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Discussion in '<a href=http://www.plowsite.com target=_blank ?>Sn' started by FIREMAN, Dec 13, 2000.
AND DOES ANYONE USE ONE OF THOSE LASER TEMP READERS.OR AM I THE ONLY ONE?
I HAVE ONE BUT STILL TRYING TO GET THE FEEL FOR WHAT TEMPS WILL DO WHAT ---STILL A NOVELTY FOR NOW NOT A REAL TOOL, SO FAR
We have one built into a ford explorer that is used for runway inspections during storms.
To tell the truth, I'm not sure what any of it means, nor do I think anyone else where I work. I think its more of a neat gizmo more than anything else. I'm sure someone out there understands what it all means, but to me, if its snowing and the snow is sticking to the ground, then what else do you need to know.
I have read some article though, and I guess a good use is for applying chemicals. Read some article on crew in germany, and they use them to determine when/how much/and what type of chemical to use on their roads. It was quite interesting. They are supposely saving a fortune in snow melter costs now because of them being mounted in every truck. They train all their drivers on what numbers mean and therefore they know that (unlike here in NJ) that spreading a load of salt will do nothing and is not needed.
I guess the main thing is that sometimes air temps can greatly vary from ground temps. Therefore, before a storm, drivers can compare the two and decide whether or not to start spreading or to hold off. A big problem because tons of chemicals are waisted each year when they weren't needed.
If it starts to snow, and ground temps are no where near freezing, then no salt may be needed. Before, drivers would start spreading when the first flake hit the ground, and then, an hour later when the snow stopped and past, would have just waisted thousands of dollars of chemical that weren't needed.
The big benefit is when a truck covers a large territory. Some areas, the ground temp may be low, therefore needing a application, while 6 miles down the road, the road temp may be high, and may need nothing. While driving down a interstate, they monitor the ground temps, and if the numbers show a increase, they may stop spreading. Then, a few miles father down, temps may drop again, so the turn the spreader back on. I guess its kind of a way to 'spot treat' a snow storm. Its easy to see how this could save a LOAD of money over the old method of 'spread everything everywhere'
I would be interested too in the method and 'science' of how to read temps. I understand the theories, but just can't add the numbers up. As for the usefullness in a residential/commercial aspect, it may be limited. It seems like one of those 'big boy' municipal gadgets. I'd hate to get in a argument with some owner, explaining a book on 'the physics of snow' to them while they are bitching at you on why there lot is not salted yet. Seems like a losing battle still.
[Edited by steveair on 12-14-2000 at 10:46 PM]
We have a Road Watch system in both of our salt trucks. It does help us to determine how much salt to apply--depending on the surface temp. It seems like air temp and surface temp usually stay within a couple of degrees of each other when there is snow on the ground. It is also a great marketing tool--you can tell your custmers that you are able to judge when to salt and how much to salt, or not apply any at all.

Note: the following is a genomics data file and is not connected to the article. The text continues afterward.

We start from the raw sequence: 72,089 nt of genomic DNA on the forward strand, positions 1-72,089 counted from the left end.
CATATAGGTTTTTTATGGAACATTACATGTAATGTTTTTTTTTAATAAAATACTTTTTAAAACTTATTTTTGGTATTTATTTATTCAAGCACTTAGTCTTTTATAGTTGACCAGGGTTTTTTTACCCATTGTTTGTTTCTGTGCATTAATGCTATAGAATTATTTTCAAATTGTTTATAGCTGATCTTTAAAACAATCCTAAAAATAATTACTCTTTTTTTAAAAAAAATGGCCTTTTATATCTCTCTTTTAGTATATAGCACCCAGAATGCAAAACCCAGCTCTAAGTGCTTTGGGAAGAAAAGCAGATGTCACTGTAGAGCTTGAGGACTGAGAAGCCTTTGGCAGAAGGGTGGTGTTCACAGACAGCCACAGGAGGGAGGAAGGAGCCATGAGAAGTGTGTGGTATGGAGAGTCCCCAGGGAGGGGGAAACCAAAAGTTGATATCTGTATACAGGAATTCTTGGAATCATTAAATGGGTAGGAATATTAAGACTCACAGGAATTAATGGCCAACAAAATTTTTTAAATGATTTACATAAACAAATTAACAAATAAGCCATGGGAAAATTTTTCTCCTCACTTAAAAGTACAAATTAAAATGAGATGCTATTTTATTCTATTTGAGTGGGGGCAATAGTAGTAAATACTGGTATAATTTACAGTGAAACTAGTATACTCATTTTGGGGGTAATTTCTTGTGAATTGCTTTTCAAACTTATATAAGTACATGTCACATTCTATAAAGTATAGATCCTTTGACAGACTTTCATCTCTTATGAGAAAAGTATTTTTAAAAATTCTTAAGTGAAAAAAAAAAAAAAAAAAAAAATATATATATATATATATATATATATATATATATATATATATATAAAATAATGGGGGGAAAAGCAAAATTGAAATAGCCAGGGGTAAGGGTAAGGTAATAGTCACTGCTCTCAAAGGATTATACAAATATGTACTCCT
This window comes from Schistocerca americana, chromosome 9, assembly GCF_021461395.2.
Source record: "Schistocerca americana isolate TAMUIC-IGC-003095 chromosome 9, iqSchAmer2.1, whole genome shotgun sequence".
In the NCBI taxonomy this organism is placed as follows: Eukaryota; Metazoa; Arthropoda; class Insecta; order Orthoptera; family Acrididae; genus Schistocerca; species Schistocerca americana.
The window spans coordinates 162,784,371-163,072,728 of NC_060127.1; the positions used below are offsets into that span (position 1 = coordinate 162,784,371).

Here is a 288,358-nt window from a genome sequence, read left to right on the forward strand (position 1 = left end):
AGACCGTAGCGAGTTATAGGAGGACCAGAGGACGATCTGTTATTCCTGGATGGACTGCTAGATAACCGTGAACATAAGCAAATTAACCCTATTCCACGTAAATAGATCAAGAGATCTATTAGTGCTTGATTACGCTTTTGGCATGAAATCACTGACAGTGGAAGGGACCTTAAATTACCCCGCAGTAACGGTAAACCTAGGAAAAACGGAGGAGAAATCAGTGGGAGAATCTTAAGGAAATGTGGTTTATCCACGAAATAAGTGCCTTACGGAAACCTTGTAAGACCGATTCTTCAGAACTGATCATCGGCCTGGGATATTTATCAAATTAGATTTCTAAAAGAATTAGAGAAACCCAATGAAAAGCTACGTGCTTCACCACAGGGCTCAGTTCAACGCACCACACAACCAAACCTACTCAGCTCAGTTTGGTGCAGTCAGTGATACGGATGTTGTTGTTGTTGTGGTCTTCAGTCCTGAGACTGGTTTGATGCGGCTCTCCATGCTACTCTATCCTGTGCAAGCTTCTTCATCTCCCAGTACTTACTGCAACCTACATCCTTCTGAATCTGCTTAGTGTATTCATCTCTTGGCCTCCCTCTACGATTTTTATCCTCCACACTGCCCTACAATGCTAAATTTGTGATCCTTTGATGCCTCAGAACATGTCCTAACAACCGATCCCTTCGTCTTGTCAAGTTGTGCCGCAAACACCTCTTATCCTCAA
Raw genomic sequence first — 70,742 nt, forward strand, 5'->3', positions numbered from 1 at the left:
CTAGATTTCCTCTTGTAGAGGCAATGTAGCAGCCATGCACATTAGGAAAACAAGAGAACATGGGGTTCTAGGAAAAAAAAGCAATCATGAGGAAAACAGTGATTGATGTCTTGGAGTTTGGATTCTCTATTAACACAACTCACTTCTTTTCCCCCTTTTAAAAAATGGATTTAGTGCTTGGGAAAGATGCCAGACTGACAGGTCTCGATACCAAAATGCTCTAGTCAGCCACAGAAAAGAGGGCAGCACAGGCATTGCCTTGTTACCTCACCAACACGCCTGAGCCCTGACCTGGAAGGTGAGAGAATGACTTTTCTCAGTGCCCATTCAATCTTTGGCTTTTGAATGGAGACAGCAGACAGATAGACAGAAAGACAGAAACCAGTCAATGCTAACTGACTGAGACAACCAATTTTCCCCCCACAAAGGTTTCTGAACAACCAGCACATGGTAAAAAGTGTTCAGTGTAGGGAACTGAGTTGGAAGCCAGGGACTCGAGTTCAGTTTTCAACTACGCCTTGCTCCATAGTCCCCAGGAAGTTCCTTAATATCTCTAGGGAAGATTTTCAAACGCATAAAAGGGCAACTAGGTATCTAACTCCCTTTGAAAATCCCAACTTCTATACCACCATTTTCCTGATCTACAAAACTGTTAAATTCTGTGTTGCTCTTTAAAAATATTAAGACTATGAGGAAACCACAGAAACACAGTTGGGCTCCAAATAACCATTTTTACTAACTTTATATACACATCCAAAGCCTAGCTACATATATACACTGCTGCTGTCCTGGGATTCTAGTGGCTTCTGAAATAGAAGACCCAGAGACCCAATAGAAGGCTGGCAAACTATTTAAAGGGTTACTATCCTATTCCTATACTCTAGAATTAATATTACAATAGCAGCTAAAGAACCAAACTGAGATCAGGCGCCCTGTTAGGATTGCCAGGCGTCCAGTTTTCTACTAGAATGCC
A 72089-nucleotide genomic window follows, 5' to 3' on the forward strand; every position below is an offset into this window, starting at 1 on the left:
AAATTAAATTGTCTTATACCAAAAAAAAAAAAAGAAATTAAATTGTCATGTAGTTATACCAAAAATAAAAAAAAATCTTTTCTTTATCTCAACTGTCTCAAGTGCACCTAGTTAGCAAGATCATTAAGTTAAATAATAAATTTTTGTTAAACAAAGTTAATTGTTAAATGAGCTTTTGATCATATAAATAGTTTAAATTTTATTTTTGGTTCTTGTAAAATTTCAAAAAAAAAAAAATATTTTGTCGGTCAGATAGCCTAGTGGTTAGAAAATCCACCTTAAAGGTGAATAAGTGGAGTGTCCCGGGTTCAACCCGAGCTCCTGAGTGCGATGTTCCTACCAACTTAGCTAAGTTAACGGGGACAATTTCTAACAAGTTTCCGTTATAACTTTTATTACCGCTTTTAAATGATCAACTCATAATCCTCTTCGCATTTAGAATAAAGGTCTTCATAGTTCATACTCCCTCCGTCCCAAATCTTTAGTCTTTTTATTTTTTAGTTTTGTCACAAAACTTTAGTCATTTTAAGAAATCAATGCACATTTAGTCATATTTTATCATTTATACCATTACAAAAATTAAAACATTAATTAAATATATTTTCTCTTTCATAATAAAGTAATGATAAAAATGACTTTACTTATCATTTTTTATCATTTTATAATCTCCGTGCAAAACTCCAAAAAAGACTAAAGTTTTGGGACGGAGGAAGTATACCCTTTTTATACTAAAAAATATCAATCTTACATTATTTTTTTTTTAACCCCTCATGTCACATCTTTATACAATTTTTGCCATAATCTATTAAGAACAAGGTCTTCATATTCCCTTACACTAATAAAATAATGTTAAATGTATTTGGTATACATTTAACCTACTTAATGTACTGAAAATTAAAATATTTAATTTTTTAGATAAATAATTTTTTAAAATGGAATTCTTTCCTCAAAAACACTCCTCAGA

That system you heard about actuall comes from the Canadian Air Force. We've just adopted it this year. I can send you their demo CD if you e-mail me with your address, its pretty cool.
Anyway, we have a friction tester we use nightly here in Germany. (I'll take some pics this week)
We also use GPS on all airfield maintenance equipment now (its part of this system). The good thing about that is that we don't have to read any of the reading off the friction tester, the GPS system reads the tow vehicle and logs the location of the readings. I can tell you the temperature on any 3'x3' section of runway, taxiway, or ramp at any time. It sends it all back to a color coded map of the airfield on the PC. Now when we send out our de-icers, all we have to do is tell the guys which area to drive in and the computer tells the de-icer how much chemical is to be released and where and when! All this was really confusing at first, and none of us wanted to deal with it, but we thought about how uch money (hundreds of thousands) were involved so we couldn't just throw the whole system in the dumpster like we wanted. Now that we have it figured out its great, no matter how stuuuupid are drivers are, we know they're not wasting material on dry areas, or places that aren't going to freeze, etc.
We are supposed to save 45% in chemicals this year.
The other part of this Snow and Ice Management system is the EPOKE spreader I told you guys about that runs off a wheel under the spinner with a shock so it always has traction. No central hydraulics, no aux engine. It has chemical capability too. You can spread chemical and dry at the same time. This way it activates your dry product on the way to the ground and will help it stick instead of blowing all around on the ice.
Well I'm outta breath, sorry guys!